Lockerbie questions unresolved for victims’ families
The death of the only person convicted of the airliner bombing over Lockerbie, Scotland, that killed 270 people does not bring their families any closer to the truth, relatives of two Seton Hill University students who were among the victims said on Sunday.
“The only thing this does is close one chapter,” said Glenn Johnson of Hempfield, referring to the death of convicted terrorist Abdel Basset Ali al-Megrahi in Libya. Johnson’s daughter Beth Ann Johnson, 21, died in the explosion of the plane on Dec. 21, 1988.
Iva Saraceni of Salem, mother of Pan Am Flight 103 victim Elyse “Lisi” Saraceni, 20, said al-Megrahi’s death does not bring justice to the victims’ families.
“It’s immaterial. This is nothing. We’d like justice, but this isn’t it,” Saraceni said.
Al-Megrahi, a former Libyan intelligence official, died at his home in the Libyan capital of complications from prostate cancer, his brother said yesterday. Al-Megrahi was convicted in 2001 of planning the bombing, although he always maintained his innocence.
“The big question is whether he was solely responsible or even responsible at all,” Saraceni said.
Beth Ann Johnson and Lisi Saraceni were aboard Flight 103, heading home for the holidays after a semester of studying in England. The plane blew apart 31,000 feet over the Scottish town when a bomb hidden in a cassette recorder exploded in the cargo hold. Two other victims had ties to Western Pennsylvania: David J. Gould, 45, of Squirrel Hill and Army Maj. Charles McKee, 40, of Trafford.
Victims’ families banded together after the bombing, immersing themselves in terrorist policy, international relations and airline security and lobbying for compensation from the Libyan government. Some relatives attended al-Megrahi’s trial in the Netherlands. When he was released to Libya from British captivity in 2009 on humanitarian grounds as he was supposedly close to death, they were outraged, especially after al-Megrahi received a hero’s welcome and then survived far longer than the few months the doctors had predicted.
Still, their views on al-Megrahi’s role in the bombing are far from uniform.
“Megrahi is the 271st victim of Lockerbie,” said David Ben-Ayreah, who represents some British families of victims. He believes al-Megrahi was not responsible for the bombing.
Johnson said he wants U.S. officials to press the new Libyan government, established after a revolt ousted longtime dictator Moammar Gadhafi, to release documents pertaining to the bombing of Flight 103 to find out the truth of the downing of the plane.
Gadhafi handed over al-Megrahi and a second suspect to Scottish authorities after years of punishing United Nations sanctions. In 2003, Gadhafi acknowledged responsibility, though not guilt, for the bombing and paid compensation of about $2.7 billion to victims’ families.
It was no coincidence, Johnson said, that within a few weeks of al-Megrahi’s release, BP Global managed to get Libya’s approval to drill for oil off its shores under a 2007 agreement that was valued at $900 million.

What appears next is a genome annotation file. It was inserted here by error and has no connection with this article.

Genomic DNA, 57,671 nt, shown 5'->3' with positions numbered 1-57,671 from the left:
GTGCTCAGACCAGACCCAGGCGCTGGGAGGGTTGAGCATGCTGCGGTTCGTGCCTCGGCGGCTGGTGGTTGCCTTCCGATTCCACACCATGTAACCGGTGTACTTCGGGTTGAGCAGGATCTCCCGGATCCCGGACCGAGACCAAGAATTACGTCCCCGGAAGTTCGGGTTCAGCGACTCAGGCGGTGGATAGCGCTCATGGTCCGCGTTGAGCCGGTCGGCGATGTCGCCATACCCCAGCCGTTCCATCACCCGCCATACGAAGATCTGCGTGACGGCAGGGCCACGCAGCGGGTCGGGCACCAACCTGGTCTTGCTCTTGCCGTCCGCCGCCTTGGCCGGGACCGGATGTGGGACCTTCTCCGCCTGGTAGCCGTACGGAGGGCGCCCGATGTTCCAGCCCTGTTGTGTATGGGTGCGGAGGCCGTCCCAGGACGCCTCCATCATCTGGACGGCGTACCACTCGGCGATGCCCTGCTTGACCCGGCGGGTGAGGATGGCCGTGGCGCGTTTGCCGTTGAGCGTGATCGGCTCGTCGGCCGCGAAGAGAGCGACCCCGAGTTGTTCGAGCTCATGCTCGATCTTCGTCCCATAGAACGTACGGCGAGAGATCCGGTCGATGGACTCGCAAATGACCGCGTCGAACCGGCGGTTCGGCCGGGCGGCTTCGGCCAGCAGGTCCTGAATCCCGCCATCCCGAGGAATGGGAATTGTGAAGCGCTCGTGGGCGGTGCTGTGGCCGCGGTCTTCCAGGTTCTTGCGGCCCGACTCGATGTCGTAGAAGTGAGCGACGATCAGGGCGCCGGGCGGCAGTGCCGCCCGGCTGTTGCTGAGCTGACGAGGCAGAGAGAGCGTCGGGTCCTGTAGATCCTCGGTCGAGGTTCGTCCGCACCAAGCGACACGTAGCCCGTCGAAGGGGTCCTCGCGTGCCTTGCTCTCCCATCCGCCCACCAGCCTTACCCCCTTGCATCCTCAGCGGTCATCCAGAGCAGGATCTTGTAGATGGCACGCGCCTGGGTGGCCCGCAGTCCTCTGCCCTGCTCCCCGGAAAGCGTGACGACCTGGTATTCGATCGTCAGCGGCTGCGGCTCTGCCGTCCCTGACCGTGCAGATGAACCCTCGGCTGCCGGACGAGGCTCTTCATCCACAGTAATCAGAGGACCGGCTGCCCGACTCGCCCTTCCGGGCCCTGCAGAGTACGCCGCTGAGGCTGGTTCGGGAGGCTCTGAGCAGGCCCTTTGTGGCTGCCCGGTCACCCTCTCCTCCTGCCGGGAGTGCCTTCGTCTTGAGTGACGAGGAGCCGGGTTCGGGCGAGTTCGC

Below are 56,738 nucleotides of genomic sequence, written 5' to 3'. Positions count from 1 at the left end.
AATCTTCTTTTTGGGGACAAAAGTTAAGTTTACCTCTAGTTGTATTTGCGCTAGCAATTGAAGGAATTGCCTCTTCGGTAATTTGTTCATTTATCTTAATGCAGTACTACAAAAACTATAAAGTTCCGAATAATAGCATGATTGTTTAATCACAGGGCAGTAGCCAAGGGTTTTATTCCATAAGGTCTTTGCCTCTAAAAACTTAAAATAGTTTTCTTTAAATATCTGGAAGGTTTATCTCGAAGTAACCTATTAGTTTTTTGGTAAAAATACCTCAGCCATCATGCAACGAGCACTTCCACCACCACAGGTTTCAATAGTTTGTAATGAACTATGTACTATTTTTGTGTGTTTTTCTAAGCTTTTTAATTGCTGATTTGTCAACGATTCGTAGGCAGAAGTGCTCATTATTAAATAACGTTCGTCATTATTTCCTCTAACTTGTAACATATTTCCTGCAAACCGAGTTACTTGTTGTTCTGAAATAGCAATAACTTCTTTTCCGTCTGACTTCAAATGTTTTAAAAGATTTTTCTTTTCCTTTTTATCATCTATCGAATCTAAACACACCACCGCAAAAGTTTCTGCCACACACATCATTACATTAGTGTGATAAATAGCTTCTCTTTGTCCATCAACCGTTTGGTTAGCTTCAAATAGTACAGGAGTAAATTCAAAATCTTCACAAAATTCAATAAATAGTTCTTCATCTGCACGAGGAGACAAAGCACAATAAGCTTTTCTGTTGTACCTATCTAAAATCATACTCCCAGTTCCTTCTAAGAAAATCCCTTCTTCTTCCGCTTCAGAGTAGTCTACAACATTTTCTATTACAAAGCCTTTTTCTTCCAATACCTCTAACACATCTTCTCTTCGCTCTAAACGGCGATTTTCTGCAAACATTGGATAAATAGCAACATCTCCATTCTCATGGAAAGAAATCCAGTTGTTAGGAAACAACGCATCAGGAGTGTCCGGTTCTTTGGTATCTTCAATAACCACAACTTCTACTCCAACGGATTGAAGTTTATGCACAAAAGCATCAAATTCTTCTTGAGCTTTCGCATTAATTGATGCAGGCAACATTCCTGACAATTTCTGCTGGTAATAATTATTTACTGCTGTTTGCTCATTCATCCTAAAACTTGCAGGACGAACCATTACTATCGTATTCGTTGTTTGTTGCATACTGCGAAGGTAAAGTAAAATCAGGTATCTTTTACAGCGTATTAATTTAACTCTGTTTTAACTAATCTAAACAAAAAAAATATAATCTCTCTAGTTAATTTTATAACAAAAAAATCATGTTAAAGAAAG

“It was all about the money. BP had tried for two years, but Gadhafi would not sign it. That was all a lie,” Johnson said of the Scottish government’s rationale for freeing al-Megrahi after he had served eight years of a 27-year sentence.
Johnson said he heard of al-Megrahi’s death while preparing to go to Arlington, Va., for a meeting today of the Transportation Security Administration’s Aviation and Security Advisory Committee, which consists of officials from the FBI, the CIA, the Federal Aviation Administration, airlines and the airline pilots union. He has been part of a group pressing for an increase in airport security.
Even those who believed al-Megrahi took part in the bombing say his death still leaves questions.
“We know he wasn’t the only person involved,” Frank Dugan, president of the group Victims of Pan Am Flight 103, said from Alexandria, Va.
In 2007, a three-year investigation by a Scottish tribunal cited new evidence — and old evidence withheld from trial — suggesting that al-Megrahi “may have suffered a miscarriage of justice.” Their 800-page report prompted an appeal on his behalf, but by then his fate was in the hands of politicians in London, Tripoli and Edinburgh, all of whom jockeyed for position as Libya rebuilt its ties with Britain and al-Megrahi’s health deteriorated.
Al-Megrahi dropped the appeal in a bid to clear the path for his release on compassionate grounds.
He should have died in jail, said Susan Cohen of Cape May Court House, N.J., whose daughter was among 35 Syracuse University students on the flight.
“The fact that he was able to get out and live with his family these past few years is an appalling miscarriage of justice. There was no excuse for that,” Cohen said. “He should have died in the Scottish prison; he should have been tried in the United States and faced capital punishment.”
Al-Megrahi’s death should not be an excuse to stop trying to find out who was behind the bombing, she added. Cohen called on U.S. and British officials to “dig even deeper” into the case.
Bert Ammerman of River Vale, N.J., lost his brother and was for years president of the victims group. He blames the United States and Britain for failing to track all leads in the case and noted that Gadhafi’s former spy chief was arrested in March in Mauritania.
“He holds the key to what actually took place in Pan Am 103. He knows what other individuals were involved and, more importantly, what other countries were involved.”
After Gadhafi’s fall, Britain asked Libya’s new rulers to help fully investigate, but they put off any probe.
“Ironically, 24 years later, I now have more confidence in the new Libyan government than the British or American governments to find the truth because I believe Libya would like the truth to come out to show that they were not the only country involved,” Ammerman said.